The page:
“Etouffée” means smothered, which is how this dish should be served: smothering the rice underneath it.
Certainly they would be better off under a reformist government, rather than the smothering absolutism of the oligarchy.
Another top contender in the Oscar race is Barbara Hershey, as the smothering mother of fragile Natalie Portman in Black Swan.
Then she made a little clutch at her throat, as if she were smothering.
"We'll run for Peel this morning, boys," said Pete, smothering his voice in a mouthful.
The winter-wind blowing through the window filled with fine frost wet his face, lifted the smothering off his lungs.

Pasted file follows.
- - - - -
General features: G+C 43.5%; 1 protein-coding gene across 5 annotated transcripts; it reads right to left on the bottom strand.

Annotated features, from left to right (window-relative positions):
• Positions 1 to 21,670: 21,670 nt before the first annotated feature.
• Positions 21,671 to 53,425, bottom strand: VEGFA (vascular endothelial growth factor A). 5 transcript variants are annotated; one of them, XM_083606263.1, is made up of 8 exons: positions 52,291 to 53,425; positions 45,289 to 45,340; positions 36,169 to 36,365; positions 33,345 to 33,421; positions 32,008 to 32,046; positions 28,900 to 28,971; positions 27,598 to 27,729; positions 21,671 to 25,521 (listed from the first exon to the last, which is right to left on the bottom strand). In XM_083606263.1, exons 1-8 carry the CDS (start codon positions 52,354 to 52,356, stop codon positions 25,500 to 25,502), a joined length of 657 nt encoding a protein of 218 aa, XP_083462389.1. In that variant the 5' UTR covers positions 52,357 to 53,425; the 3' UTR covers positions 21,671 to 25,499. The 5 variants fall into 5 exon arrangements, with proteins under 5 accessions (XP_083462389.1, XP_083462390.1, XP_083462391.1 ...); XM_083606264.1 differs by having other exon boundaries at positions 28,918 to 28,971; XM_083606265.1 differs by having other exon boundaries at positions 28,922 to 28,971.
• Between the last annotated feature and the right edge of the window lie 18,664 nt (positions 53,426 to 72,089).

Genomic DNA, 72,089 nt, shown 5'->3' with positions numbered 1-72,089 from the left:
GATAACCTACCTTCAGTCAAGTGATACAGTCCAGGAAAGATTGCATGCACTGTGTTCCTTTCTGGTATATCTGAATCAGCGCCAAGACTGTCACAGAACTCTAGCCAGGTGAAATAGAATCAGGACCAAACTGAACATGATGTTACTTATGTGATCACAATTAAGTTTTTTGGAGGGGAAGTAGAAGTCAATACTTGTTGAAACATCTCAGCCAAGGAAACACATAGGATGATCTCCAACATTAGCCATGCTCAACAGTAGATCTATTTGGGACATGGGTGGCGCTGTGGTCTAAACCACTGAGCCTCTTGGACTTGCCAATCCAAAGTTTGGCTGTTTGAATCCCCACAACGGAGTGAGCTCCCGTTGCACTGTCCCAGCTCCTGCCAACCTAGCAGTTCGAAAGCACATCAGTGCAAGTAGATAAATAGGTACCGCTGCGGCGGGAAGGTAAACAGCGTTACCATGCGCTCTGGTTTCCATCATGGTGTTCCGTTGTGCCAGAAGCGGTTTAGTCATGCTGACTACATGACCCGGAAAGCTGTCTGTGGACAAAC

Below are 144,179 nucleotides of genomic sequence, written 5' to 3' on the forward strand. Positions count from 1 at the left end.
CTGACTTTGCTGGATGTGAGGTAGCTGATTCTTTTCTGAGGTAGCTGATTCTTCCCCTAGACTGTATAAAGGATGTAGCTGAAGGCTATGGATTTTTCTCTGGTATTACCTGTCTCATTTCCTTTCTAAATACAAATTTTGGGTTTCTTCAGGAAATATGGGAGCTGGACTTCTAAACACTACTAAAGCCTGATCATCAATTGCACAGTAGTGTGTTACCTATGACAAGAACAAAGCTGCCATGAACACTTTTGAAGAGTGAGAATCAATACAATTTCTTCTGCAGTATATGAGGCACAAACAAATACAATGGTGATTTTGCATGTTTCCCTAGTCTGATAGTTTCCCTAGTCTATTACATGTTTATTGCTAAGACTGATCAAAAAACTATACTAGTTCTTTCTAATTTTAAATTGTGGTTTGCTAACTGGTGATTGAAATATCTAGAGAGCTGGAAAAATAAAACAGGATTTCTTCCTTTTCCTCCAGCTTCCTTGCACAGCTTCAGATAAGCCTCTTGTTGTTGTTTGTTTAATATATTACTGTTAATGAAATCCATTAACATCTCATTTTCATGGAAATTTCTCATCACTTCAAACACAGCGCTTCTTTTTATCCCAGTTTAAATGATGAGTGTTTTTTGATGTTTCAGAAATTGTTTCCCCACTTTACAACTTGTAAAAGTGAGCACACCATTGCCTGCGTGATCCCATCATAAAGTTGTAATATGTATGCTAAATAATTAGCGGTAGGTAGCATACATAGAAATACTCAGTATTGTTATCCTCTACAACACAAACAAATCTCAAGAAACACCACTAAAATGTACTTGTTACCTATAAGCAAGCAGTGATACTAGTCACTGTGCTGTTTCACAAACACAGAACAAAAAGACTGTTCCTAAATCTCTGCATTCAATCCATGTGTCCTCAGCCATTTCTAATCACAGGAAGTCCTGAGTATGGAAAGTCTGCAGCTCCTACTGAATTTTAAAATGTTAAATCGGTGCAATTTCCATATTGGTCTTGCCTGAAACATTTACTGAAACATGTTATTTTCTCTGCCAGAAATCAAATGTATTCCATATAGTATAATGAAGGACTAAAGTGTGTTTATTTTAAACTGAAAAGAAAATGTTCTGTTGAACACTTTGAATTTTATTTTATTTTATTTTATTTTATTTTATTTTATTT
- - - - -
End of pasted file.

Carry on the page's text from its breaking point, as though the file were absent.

The smothering canopy was then lowered, but not so noiselessly as I had seen it lowered.
He was gasping for breath, strangling in the smothering oven which his chamber had become.
He thought, on this, that he might be smothering her; and he relaxed his hold to allow her to breathe.
smothering an exclamation, Lorry jerked out his watch and then sprang to his feet, intensely excited.
c.1200, "to suffocate with smoke," from smother (n.), earlier smorthre "dense, suffocating smoke" (late 12c.), from stem of Old English smorian "to suffocate, choke, strangle, stifle," cognate with Middle Dutch smoren, German schmoren; possibly connected to smolder. Meaning "to kill by suffocation in any manner" is from 1540s; sense of "to extinguish a fire" is from 1590s. Sense of "stifle, repress" is first recorded 1570s; meaning "to cover thickly (with some substance)" is from 1590s. Related: Smothered; smothering.